The IRS may ask you to provide documents to prove you are entitled to claim the EIC. We will tell you what documents to send us. These may include: birth certificates, school records, medical records, etc. The process of establishing your eligibility will delay your refund.
The earned income credit (EIC) is a tax credit for certain people who work and have less than $53,930 of earned income. A tax credit usually means more money in your pocket. It reduces the amount of tax you owe. The EIC may also give you a refund.

How do you get the EIC?(p230)

To claim the EIC, you must:
  1. Qualify by meeting certain rules; and
  2. File a tax return, even if you:
    1. Don't owe any tax,
    2. Didn't earn enough money to file a return, or
    3. Didn't have income taxes withheld from your pay.
Figure your EIC by using a worksheet in the instructions for Form 1040, Form 1040A, or Form 1040EZ. Or, if you prefer, you can let the IRS figure the credit for you.

How will this chapter help you?(p230)

This chapter will explain the following.


Useful items

You may want to see:

 596  Earned Income Credit (EIC)
Form (and Instructions)
 Schedule EIC: Earned Income Credit (Qualifying Child Information)
 8862: Information To Claim Certain Refundable Credits After Disallowance

Do You Qualify for the Credit?(p230)

To qualify to claim the EIC, you must first meet all of the rules explained in Part A. Rules for Everyone. Then you must meet the rules in Part B. Rules if You Have a Qualifying Child, or Part C. Rules if You Don’t Have a Qualifying Child. There is one final rule you must meet in Part D. Figuring and Claiming the EIC. You qualify for the credit if you meet all the rules in each part that applies to you.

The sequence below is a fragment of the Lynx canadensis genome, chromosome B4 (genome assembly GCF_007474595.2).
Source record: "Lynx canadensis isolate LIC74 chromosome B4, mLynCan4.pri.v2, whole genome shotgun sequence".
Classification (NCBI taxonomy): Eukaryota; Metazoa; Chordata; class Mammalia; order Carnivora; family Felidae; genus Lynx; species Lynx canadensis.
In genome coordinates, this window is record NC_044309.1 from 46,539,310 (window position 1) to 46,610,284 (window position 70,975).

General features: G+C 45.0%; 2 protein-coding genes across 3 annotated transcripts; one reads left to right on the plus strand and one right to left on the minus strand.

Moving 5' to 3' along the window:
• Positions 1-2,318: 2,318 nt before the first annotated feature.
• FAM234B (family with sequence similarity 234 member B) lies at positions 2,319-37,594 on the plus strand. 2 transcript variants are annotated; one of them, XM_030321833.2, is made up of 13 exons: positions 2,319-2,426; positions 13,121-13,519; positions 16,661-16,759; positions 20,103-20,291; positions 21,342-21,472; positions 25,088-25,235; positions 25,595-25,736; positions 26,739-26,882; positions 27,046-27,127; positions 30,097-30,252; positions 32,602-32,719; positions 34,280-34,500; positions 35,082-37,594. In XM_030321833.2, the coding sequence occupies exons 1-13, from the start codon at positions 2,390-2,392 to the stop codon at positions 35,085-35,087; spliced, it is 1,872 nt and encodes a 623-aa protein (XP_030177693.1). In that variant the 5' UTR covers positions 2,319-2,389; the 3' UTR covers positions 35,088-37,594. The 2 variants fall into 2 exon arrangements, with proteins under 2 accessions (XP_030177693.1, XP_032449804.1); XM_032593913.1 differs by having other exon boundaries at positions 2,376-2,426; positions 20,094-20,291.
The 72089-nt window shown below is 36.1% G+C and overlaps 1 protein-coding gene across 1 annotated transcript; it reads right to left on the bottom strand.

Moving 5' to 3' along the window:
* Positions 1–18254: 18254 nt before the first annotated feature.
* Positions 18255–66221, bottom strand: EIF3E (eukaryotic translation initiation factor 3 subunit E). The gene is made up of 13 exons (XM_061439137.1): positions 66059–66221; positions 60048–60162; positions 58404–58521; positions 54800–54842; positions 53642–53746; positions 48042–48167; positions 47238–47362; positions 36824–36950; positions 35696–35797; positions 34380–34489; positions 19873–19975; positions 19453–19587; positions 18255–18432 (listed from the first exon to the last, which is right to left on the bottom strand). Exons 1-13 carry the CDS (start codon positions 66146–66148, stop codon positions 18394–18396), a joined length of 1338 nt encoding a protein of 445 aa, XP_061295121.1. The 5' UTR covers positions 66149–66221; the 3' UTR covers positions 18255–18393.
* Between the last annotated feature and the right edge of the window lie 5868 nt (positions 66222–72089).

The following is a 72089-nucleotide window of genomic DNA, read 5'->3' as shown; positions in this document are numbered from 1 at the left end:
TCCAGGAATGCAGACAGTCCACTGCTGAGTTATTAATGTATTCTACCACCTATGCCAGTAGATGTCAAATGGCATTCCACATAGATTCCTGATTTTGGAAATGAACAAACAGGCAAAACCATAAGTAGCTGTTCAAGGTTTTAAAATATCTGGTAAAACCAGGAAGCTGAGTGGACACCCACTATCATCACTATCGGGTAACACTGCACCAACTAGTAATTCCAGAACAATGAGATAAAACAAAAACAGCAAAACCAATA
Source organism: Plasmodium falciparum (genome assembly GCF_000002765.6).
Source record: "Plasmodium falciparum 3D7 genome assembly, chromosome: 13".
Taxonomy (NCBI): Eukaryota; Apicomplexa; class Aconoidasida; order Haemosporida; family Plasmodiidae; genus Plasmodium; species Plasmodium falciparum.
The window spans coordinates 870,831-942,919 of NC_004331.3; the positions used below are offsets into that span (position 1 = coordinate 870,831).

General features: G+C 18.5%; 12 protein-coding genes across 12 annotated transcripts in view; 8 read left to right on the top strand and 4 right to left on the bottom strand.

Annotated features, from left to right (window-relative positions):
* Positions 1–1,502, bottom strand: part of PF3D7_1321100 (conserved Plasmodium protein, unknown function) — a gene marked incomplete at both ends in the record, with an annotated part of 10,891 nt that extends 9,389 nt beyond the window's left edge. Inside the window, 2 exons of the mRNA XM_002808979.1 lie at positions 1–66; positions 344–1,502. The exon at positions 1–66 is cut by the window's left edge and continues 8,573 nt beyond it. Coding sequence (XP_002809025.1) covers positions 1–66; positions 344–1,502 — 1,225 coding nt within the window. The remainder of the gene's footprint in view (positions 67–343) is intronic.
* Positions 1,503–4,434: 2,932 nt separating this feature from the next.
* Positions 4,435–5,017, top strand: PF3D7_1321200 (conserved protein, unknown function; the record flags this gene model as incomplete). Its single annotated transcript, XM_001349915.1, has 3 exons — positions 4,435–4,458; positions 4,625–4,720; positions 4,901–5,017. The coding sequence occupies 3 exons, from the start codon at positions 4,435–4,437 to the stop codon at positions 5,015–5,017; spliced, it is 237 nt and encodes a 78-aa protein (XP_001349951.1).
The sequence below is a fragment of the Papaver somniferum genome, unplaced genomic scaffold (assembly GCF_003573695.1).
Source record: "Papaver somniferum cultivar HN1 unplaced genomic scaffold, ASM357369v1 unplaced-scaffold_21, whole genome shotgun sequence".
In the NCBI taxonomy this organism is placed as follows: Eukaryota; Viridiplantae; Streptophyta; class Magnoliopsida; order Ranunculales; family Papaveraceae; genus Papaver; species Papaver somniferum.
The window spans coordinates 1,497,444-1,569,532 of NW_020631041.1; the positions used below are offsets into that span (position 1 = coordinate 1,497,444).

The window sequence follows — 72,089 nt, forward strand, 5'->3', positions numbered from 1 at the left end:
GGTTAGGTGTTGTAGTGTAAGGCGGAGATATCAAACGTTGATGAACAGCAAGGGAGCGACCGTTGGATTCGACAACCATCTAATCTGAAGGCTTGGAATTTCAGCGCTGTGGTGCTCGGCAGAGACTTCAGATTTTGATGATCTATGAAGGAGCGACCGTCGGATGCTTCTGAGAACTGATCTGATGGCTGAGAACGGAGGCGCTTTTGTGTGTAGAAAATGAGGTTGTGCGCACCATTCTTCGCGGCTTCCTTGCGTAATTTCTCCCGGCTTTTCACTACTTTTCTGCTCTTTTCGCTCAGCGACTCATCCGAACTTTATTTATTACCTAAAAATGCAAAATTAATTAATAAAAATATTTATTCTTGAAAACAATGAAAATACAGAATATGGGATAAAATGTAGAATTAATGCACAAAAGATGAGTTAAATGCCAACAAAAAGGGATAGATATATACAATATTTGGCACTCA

Table 36-1, Earned Income Credit in a Nutshell.(p230)

Use Table 36–1 as a guide to Parts A, B, C, and D. The table is a summary of all the rules in each part.

Do you have a qualifying child?(p230)

You have a qualifying child only if you have a child who meets the four tests described in Rule 8, later, and illustrated in Figure 36–1.

If Improper Claim Made in Prior Year(p230)

If your EIC for any year after 1996 was denied or reduced for any reason other than a math or clerical error, you must attach a completed Form 8862 to your next tax return to claim the EIC. You must also qualify to claim the EIC by meeting all the rules described in this chapter.
However, if your EIC was denied or reduced as a result of a math or clerical error, don't attach Form 8862 to your next tax return. For example, if your arithmetic is incorrect, the IRS can correct it. If you don't provide a correct social security number, the IRS can deny the EIC. These kinds of errors are called math or clerical errors.
If your EIC for any year after 1996 was denied and it was determined that your error was due to reckless or intentional disregard of the EIC rules, then you can't claim the EIC for the next 2 years. If your error was due to fraud, then you can't claim the EIC for the next 10 years.

More information.(p230)

See chapter 5 in Pub. 596 for more detailed information about the disallowance period and Form 8862.